(2) Let us ponder the Lord's weighty saying, that the children of this world are in their generation wiser than the children of light. 'These religious people (methinks I hear some supercilious observer of Christians say-so very impartial as to be "neither cold nor hot") may be all very good, but they have small common sense; their principles are fine-most unexceptionable-but they are wonderfully airy: they somehow want the substance of things earthly; they cannot be grasped; and even those who make so much of them go about them in so unbusiness-like a fashion, and with so little of the shrewdness and energy we are used to in common matters, that one may be excused for not surrendering himself to such notions, and resting contented with those general views which commend themselves to everyone, and about which there is no dispute.' This witness is true: spiritual things are all too airy for such persons; they have substance only to faith here, and of that they have none: Theirs is a world of sense; the things which are seen are their sphere; and right easily are they grasped, and all congenial to the natural man: in hunting after them they go with the stream-to which the remonstrances of conscience and of Scripture oppose but a feeble barrier.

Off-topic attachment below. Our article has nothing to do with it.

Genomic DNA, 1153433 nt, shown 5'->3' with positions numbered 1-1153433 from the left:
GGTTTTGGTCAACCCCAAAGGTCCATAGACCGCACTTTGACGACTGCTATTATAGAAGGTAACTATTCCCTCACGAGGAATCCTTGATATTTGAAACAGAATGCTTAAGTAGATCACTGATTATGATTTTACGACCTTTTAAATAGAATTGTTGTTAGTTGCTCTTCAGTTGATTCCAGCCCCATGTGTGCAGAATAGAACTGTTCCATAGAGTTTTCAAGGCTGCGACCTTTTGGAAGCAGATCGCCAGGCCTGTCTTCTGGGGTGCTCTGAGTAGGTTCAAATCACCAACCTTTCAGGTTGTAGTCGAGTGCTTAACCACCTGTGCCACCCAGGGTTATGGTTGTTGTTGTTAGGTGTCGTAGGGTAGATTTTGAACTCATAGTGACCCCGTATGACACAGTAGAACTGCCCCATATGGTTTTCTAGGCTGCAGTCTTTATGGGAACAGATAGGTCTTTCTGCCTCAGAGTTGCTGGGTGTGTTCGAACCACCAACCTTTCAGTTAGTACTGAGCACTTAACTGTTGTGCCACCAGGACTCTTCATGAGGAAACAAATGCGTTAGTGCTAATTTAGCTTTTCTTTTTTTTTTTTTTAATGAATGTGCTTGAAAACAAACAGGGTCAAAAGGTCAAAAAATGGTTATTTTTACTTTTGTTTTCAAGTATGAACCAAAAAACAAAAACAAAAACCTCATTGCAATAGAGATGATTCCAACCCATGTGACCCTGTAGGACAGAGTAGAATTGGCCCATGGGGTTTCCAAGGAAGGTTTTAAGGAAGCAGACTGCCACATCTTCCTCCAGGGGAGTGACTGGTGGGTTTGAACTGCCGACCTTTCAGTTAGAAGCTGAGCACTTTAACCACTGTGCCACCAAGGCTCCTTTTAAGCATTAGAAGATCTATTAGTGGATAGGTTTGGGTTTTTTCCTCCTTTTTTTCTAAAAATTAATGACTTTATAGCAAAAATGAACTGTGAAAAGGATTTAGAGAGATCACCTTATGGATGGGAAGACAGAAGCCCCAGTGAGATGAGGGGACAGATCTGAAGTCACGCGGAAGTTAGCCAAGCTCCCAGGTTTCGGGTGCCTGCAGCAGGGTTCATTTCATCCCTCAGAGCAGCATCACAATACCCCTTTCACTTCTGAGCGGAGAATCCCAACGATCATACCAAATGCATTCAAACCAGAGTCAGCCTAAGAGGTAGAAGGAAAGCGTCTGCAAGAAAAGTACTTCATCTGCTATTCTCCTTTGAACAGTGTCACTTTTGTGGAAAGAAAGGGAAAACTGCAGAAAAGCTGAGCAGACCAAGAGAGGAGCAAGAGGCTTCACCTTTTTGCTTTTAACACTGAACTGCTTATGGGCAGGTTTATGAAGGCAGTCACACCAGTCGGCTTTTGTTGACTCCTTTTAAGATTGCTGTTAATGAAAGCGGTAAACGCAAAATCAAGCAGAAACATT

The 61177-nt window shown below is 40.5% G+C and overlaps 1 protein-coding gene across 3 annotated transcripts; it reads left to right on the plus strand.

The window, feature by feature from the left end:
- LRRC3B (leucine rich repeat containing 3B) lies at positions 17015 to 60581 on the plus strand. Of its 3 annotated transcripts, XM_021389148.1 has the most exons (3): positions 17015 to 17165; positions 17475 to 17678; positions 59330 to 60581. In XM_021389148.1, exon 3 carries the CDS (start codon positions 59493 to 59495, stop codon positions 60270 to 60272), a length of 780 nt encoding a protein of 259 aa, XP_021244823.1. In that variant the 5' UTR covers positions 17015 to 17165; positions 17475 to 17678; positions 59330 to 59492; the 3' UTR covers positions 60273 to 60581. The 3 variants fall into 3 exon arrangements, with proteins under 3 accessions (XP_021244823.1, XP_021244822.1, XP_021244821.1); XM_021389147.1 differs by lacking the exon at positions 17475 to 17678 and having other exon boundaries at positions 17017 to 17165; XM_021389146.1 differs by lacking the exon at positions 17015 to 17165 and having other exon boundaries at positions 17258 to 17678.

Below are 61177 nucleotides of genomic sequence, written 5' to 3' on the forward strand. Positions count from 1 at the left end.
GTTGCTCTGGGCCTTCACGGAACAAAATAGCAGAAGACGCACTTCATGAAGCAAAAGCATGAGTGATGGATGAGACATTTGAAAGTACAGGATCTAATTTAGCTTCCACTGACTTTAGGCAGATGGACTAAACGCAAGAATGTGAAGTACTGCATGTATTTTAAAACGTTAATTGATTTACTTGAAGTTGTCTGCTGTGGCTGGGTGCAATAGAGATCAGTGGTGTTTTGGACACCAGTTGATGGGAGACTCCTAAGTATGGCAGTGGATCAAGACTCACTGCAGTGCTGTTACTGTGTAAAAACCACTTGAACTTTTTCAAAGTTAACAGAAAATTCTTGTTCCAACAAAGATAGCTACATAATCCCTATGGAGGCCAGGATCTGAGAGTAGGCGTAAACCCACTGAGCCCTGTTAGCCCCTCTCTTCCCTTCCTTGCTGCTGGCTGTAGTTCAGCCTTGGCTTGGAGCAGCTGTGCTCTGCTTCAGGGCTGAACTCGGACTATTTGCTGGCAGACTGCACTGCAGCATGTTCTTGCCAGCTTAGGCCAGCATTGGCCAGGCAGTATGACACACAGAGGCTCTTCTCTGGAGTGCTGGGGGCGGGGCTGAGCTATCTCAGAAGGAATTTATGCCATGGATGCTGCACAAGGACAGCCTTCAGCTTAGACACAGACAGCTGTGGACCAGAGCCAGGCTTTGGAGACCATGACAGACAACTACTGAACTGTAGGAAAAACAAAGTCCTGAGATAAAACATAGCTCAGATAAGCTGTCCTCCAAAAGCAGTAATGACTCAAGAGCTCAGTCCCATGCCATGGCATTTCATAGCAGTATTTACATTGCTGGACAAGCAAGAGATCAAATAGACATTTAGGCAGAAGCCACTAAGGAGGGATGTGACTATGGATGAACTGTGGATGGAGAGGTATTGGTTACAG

No wonder, then, that shrewdness is stamped upon all that is done in this sphere, and no thanks for it to them and theirs. But ours is a world of faith and hope; and hope that is seen is not hope; for what a man seeth, why doth he yet hope for? but if we hope for that we see not, then do we with patience wait for it. We know Whom we have Believed; we have made our choice, and mean to abide by it, nor will it ever be taken from us. Nevertheless, we stand rebuked. 'Thou hast said too much truth of us, thou cold, supercilious critic of our poor Christianity, but our gracious Master said it before thee. We thank thee not, but we thank Him, and mean, with His help, to wipe away this reproach.' And now, will not my Christian readers try to do it? We know very well it is because, the things of this present world are "seen" that they are more vividly apprehended, and so-all "temporal," though they be-more powerfully grasped, than the things which are "not seen," even though they be "eternal." We know full well how keenly we feel the one, and how languidly the other; what sacrifices of time and strength, yea, what risks of life itself men will readily incur, to promote their temporal interests, and how little of all this even the children of God will go through with for those which are eternal. But as our Lord holds this up as a reproach, and here sends us to the worldling for wisdom-even as the sluggard is sent to the ant for activity-let us not rest in explanations of the fact, but rather strive to reverse it. What we want from the men of the world is not so much their shrewd management of affairs, as that vivid apprehension of our own sphere which shall convert our world of faith into substance and sense to us; then shall we have grasp enough and energy enough; because "this is the victory that overcometh the world, oven our faith." Yet along with this-as in temporal things-habits of steady vigilance and activity have much to do with success in spiritual things; and this parable will not have produced its proper fruit until the children of light, ashamed of being excelled in anything for eternity by the worldly wisdom of the children of this world, shall bend their efforts to rise above them in all such things, commanding its respect and compelling its admiration for this superiority. "If any of you lack wisdom, let him ask of God, who giveth to all liberally, and upbraideth not; and it shall be given him" (James 1:5).